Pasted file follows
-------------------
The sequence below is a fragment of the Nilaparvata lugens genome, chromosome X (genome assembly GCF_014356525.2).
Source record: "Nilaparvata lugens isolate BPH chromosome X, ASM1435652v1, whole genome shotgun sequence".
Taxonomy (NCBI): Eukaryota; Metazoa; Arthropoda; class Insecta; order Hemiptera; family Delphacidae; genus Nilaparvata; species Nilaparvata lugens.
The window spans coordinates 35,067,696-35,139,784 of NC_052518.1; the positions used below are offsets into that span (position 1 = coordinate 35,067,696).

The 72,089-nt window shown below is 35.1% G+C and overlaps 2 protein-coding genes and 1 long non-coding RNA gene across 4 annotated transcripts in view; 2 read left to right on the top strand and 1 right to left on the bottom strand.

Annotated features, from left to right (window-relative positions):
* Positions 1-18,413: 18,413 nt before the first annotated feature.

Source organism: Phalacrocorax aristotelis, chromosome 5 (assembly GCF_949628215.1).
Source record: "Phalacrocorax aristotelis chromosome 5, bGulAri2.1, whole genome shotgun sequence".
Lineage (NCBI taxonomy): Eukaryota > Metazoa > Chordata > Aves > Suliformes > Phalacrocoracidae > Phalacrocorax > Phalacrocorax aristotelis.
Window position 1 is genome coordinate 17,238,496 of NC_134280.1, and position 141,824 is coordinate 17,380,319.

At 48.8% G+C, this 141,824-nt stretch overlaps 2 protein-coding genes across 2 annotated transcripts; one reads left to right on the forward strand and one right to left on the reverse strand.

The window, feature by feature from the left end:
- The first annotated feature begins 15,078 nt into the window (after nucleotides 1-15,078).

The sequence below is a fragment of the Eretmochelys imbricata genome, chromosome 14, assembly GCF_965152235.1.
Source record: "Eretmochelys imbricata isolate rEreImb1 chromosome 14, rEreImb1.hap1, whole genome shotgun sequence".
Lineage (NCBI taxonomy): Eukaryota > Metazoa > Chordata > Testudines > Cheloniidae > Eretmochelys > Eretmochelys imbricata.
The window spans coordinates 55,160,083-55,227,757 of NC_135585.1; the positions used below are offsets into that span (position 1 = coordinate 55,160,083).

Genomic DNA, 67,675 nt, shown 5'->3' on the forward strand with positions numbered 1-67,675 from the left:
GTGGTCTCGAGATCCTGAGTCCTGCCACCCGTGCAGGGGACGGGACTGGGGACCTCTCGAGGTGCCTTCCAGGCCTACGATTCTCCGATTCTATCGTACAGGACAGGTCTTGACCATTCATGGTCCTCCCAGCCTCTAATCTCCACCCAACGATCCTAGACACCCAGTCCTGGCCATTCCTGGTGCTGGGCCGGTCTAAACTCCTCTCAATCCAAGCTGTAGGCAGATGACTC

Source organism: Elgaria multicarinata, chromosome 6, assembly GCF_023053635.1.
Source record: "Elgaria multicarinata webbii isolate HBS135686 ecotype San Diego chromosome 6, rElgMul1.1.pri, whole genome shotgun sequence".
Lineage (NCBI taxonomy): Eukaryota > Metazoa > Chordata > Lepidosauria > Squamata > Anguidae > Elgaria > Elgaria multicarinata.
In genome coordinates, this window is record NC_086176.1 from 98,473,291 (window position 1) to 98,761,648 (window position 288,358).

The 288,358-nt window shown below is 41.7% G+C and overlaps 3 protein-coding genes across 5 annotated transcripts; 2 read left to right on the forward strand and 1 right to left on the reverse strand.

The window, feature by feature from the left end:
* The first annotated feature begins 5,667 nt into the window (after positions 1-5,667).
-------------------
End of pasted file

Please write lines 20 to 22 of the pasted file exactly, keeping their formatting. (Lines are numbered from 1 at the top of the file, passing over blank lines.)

GTGGTCTCGAGATCCTGAGTCCTGCCACCCGTGCAGGGGACGGGACTGGGGACCTCTCGAGGTGCCTTCCAGGCCTACGATTCTCCGATTCTATCGTACAGGACAGGTCTTGACCATTCATGGTCCTCCCAGCCTCTAATCTCCACCCAACGATCCTAGACACCCAGTCCTGGCCATTCCTGGTGCTGGGCCGGTCTAAACTCCTCTCAATCCAAGCTGTAGGCAGATGACTC

Source organism: Elgaria multicarinata, chromosome 6, assembly GCF_023053635.1.
Source record: "Elgaria multicarinata webbii isolate HBS135686 ecotype San Diego chromosome 6, rElgMul1.1.pri, whole genome shotgun sequence".